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So Much for Going Slow on Iran
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So Much for Going Slow on Iran

The Biden administration is taking steps to encourage a quick return to the nuclear deal.

A delegation of Israel’s senior-most national security officials visited Washington in late April. Word was that they had been dispatched by Prime Minister Benjamin Netanyahu to glean more detail about U.S. negotiations with Iran to reenter the Joint Comprehensive Plan of Action (JCPOA, commonly known as the Iran nuclear deal) going on in Vienna. They may also have been trying to slow down the Biden administration’s race to embrace the Islamic Republic. Long story short, their visit was a bust. The deal, they told friends in D.C., is all but done. Officials from Saudi Arabia and the United Arab Emirates agree. The only chance of the impending deal collapsing, they say, is if Iran decides it won’t play ball.

Less than 100 days ago, then-Secretary of State nominee Antony Blinken told Congress, “It’s vitally important that we engage on the takeoff, not the landing, with our allies and partners in the region,” adding that “I think we’re a long way from [a deal].” Wendy Sherman, Blinken’s deputy, doubled down in her own nomination hearing: “Iran is a long way from compliance, as we well know.” In a meeting on April 30 (the details of which were disputed between Israeli and American officials), President Biden reportedly told Yossi Cohen, the head of Israel’s Mossad, that the U.S. isn’t close to returning to the Iran deal. In February, State Department spokesman Ned Price stated that the U.S. and Iran are “a long way” from a return to the JCPOA. President Biden later confirmed in a CBS interview that the U.S. would not lift sanctions before Iran returned to the deal.

So it’s slow going, right? Pretty complex? Iran is ratcheting back its violations of the original deal? Not quite. On April 16, Iran started enriching uranium to its highest level yet, 60 percent purity (compared to the 3.67 percent agreed upon in the deal). Also in April, Iranian fast attack boats twice swarmed American vessels (the first such attacks in four years); in the second incident, the boats departed only after the U.S. crew fired warning shots. Nonetheless, a May 1 headline from Voice of America enthused “Progress Reported at Iran Nuclear Talks in Vienna.” The Russian rep attending noted “cautious and growing optimism.” At another meeting two weeks earlier, Iran’s nuclear negotiator Abbas Araqchi said, “It seems that a new understanding is emerging and there is now common ground among all on the final goal.” Echoing Araqchi, Biden National Security Adviser Jake Sullivan told Fox News Sunday that “a new understanding” was emerging from the talks, focusing on “compliance for compliance.” The Washington Post headline said it all: “Biden national security adviser suggests fast timeline to rejoin Iran deal.”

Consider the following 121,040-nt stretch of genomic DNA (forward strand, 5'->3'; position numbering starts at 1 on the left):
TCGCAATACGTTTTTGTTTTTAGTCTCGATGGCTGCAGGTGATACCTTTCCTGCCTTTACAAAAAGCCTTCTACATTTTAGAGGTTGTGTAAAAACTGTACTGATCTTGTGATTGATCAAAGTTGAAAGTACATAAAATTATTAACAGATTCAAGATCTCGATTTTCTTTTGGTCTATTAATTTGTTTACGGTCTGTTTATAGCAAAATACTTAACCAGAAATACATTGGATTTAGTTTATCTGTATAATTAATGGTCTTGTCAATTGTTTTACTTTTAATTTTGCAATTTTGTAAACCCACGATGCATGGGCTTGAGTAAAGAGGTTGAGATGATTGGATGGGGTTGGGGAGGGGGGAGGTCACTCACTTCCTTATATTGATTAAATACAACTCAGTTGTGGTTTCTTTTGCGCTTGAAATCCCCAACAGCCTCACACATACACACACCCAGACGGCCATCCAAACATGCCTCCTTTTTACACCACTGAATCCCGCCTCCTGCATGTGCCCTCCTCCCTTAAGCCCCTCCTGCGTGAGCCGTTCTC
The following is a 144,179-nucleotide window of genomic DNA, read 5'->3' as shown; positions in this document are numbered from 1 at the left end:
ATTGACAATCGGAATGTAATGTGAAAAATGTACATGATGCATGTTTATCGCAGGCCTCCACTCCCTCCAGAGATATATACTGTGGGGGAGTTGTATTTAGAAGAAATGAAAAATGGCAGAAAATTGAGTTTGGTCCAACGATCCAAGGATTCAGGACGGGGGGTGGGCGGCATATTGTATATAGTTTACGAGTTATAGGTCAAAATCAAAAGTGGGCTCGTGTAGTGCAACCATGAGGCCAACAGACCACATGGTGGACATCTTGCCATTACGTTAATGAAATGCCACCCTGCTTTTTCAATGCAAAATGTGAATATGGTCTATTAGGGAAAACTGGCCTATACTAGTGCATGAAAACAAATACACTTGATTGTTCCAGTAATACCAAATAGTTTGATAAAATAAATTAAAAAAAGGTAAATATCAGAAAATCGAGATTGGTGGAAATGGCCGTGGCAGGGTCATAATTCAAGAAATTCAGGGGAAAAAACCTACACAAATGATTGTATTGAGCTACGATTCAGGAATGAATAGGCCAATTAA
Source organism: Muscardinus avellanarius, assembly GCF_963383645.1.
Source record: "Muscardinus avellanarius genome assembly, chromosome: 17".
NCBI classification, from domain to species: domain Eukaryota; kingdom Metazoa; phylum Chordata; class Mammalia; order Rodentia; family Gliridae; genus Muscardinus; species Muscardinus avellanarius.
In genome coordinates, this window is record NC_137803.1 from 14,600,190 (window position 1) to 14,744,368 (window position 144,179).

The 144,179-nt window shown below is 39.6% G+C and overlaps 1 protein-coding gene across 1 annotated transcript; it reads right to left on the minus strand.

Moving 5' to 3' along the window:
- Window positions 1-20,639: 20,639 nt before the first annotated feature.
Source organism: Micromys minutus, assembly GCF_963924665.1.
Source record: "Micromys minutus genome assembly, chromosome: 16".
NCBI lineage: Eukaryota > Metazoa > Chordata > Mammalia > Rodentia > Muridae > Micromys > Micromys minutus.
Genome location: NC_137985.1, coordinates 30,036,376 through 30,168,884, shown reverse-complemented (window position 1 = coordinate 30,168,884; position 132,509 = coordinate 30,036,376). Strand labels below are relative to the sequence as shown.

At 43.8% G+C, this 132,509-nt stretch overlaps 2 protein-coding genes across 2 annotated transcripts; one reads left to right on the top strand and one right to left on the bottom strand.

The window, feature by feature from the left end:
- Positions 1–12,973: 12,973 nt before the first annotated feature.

But the key is the commitments by multiple administration officials, including the president, that sanctions are going to stay in place, right? Not so much. While Sullivan’s promise of “compliance for compliance” suggests some form of barter in which Iran steps back into partial compliance and the United States lifts some sanctions, the truth is that sanctions relief is already being served up. How? Depends whom you ask. And what you ask. The straightforward bans on business with Iran and sanctions against senior officials in government and the Revolutionary Guards remain in place. But the Biden administration has apparently found another way to grease the flow of cash to its economically strapped negotiating partners in Tehran.

Iran has long engaged in what is called “hostage diplomacy.” The regime arrests Americans, Britons, Canadians, Frenchmen (and women), Australians, and others on bogus charges, sometimes conducts sham trials, and then convicts the victim in question for spying. Some targeted have been dual nationals with Iran; others are innocent academics and businesspeople. Among such hostages are American Wang Xiyue (see his Dispatch interview here); American-Iranian dual nationals Siamak and Baquer Namazi (still in prison); Australian Kylie Moore-Gilbert (released); dual British-Iranian national Nazanin Zaghari Ratcliffe (in prison). And then there are the ships taken hostage, sometimes in retaliation for seizures of Iranian smuggling vessels, sometimes for the cash to be extorted.